Introduction: How to Coil an Extension Cord So It Doesn't Tangle

About: Civil engineer, saved by a misaddressed scholarship offer from becoming a CA


You take your neatly coiled extension (photo 1) off the hook, toss it out and it ends up looking like photo 2 and takes 10 minutes to unkot the mess. Longer if you're in a rush! That's because you probably coiled it up something like in photo 3. What happens when you do it like this is that you have to twist the cord once every loop to make it lie flat. Nice and easy when winding up but mission impossible when uncoupling. Hence the tangle.

The next steps show two easy ways of avoiding it all

Step 1: Method 1

1. Lay the extension out straight and untwist /unwind all the kinks

2. Bring the plug and socket ends together, forming a loop

3. Plug the plug into the socket. If it's a single face socket don't worry, plug it in anyway.

4 & 5. Pick up either the plug or the loop end and coil the double looped extension together (as if the two were one cord) EXACTLY as you would have done normally.

6. Toss it out. É vóila!

The math behind this is that by plugging the ends together and then coiling the loop up you create a twist in one direction in the one leg of the loop and a twist in the other direction in the other. These cancel each other when you toss it out.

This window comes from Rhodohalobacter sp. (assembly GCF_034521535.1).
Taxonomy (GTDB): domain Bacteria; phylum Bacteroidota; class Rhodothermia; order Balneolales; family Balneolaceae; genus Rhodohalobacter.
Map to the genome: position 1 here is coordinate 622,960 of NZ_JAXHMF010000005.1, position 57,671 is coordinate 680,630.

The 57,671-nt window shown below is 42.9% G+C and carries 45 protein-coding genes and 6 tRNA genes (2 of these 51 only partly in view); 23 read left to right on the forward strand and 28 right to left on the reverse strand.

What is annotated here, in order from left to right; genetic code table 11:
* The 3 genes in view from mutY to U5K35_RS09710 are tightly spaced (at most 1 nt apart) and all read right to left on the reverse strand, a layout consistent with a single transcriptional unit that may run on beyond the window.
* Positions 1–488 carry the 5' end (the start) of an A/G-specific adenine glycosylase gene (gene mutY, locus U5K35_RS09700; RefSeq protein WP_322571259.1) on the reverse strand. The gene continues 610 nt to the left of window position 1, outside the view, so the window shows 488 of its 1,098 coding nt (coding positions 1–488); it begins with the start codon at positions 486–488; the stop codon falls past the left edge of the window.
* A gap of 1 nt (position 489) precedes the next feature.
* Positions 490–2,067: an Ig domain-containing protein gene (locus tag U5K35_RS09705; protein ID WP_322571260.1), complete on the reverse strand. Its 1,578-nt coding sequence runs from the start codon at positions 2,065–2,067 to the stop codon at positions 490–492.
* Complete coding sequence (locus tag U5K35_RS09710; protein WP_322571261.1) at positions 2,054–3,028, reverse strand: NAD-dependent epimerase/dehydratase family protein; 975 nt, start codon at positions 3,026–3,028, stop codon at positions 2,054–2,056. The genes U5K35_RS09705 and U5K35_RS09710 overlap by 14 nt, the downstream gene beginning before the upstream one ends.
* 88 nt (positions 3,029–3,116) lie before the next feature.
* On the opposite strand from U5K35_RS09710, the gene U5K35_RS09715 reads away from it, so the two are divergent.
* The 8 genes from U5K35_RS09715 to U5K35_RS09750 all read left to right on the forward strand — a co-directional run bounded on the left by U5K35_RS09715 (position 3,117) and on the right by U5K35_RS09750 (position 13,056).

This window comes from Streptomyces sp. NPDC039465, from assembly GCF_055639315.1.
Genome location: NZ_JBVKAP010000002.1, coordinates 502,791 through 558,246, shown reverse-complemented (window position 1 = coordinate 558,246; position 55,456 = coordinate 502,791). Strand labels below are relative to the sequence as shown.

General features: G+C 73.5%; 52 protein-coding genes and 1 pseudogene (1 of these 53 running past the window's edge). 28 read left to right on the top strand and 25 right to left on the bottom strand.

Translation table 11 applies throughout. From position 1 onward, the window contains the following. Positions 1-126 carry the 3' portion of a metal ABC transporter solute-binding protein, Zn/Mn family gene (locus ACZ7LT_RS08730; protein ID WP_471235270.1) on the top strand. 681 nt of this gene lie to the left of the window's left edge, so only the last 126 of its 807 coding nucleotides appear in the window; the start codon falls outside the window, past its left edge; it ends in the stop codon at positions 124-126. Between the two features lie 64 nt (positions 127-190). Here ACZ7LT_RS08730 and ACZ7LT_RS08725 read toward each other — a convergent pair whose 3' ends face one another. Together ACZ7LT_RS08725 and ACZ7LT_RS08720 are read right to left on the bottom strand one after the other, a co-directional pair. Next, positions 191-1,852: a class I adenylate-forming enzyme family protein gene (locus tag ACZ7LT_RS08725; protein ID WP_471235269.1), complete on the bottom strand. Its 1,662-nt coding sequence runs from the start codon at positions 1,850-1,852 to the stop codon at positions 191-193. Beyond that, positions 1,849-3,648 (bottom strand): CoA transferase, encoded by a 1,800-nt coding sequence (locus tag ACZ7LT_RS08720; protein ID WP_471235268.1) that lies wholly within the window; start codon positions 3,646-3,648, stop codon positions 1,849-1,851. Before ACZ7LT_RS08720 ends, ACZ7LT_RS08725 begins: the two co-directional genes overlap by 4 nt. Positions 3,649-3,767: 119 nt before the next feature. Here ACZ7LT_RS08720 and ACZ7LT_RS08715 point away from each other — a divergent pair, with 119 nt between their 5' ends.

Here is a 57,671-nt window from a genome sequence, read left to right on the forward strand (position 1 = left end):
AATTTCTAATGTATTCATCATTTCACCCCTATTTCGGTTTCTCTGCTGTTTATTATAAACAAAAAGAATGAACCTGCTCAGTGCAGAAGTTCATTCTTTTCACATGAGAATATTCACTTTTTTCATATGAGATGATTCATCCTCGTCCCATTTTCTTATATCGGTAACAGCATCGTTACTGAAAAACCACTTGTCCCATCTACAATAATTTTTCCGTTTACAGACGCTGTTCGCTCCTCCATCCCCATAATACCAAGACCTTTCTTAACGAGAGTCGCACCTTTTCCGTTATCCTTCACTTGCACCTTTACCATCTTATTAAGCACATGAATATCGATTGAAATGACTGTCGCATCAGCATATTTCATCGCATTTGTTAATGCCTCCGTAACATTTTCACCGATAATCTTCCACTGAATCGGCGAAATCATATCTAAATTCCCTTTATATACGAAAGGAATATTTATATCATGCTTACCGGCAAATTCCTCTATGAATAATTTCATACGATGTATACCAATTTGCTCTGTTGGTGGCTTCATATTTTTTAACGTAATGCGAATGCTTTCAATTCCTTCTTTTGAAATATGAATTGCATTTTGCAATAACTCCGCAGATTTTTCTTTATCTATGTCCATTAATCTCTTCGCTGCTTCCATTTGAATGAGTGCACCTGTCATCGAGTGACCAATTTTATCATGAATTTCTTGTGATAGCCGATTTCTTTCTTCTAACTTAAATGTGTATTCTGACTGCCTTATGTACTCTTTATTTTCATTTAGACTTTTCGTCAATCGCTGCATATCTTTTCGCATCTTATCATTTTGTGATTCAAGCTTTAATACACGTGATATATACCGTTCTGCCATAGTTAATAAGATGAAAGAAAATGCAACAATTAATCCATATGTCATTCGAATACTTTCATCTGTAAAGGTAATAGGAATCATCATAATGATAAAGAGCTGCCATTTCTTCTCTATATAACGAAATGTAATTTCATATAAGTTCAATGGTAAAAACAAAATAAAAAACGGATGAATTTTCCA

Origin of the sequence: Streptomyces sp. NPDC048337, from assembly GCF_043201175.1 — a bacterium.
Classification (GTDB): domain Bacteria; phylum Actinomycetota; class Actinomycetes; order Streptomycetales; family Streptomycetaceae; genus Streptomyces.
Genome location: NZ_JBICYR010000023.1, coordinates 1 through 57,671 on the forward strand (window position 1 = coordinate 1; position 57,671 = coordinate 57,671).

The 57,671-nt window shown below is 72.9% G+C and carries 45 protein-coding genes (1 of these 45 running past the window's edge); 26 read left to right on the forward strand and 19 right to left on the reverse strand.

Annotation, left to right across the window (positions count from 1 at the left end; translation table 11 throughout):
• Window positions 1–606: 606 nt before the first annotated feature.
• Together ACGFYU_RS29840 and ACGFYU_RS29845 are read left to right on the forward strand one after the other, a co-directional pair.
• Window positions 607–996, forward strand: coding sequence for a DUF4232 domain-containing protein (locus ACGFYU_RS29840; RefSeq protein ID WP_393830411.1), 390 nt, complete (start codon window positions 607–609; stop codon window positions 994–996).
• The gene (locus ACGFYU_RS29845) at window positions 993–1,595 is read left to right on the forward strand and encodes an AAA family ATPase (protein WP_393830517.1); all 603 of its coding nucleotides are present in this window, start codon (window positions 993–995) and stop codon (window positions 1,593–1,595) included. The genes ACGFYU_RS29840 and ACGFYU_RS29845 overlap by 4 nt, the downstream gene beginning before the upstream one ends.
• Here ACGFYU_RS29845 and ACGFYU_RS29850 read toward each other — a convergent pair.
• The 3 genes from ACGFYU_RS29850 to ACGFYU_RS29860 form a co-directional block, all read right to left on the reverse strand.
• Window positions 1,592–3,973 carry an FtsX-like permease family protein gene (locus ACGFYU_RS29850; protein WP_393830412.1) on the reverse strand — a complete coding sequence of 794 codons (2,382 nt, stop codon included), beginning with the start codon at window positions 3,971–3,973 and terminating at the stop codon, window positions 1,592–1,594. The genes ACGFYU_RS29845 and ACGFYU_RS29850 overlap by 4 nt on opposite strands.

If you are coiling a rope, go through the same steps but just tie a knot in the loose ends.

This method works fine for reasonably flexible cords. For some reason I haven't worked out, stiffer/thicker cords and hoses don't cooperate... Go figger

Method 2 follows below

Step 2: Method 2

Using a bit of nylon rope this time....

1. Lay the starting end over your palm and wind the trailing end anticlockwise up, around and behind your thumb and then down, crossing it over the starting end to between the little and ring fingers.

2. Carry on, going clockwise around and behind the little finger, crossing the palm back up and anticlockwise around the thumb.

3 & 4. Keep going in this figure of eight pattern until you have about 1/2 a metre left

5. Slip the bundle off your hand and use the last half metre to tie the bundle up.

6. To uncoil, loosen the bundle and pull apart.

É vóila again

The math is that each successive half of the figure eight cancels the twist induced in the previous one.

Depending one the size of your hands you can coil up quite a long rope this way. I've managed up to 20 metres of the rope in the photos.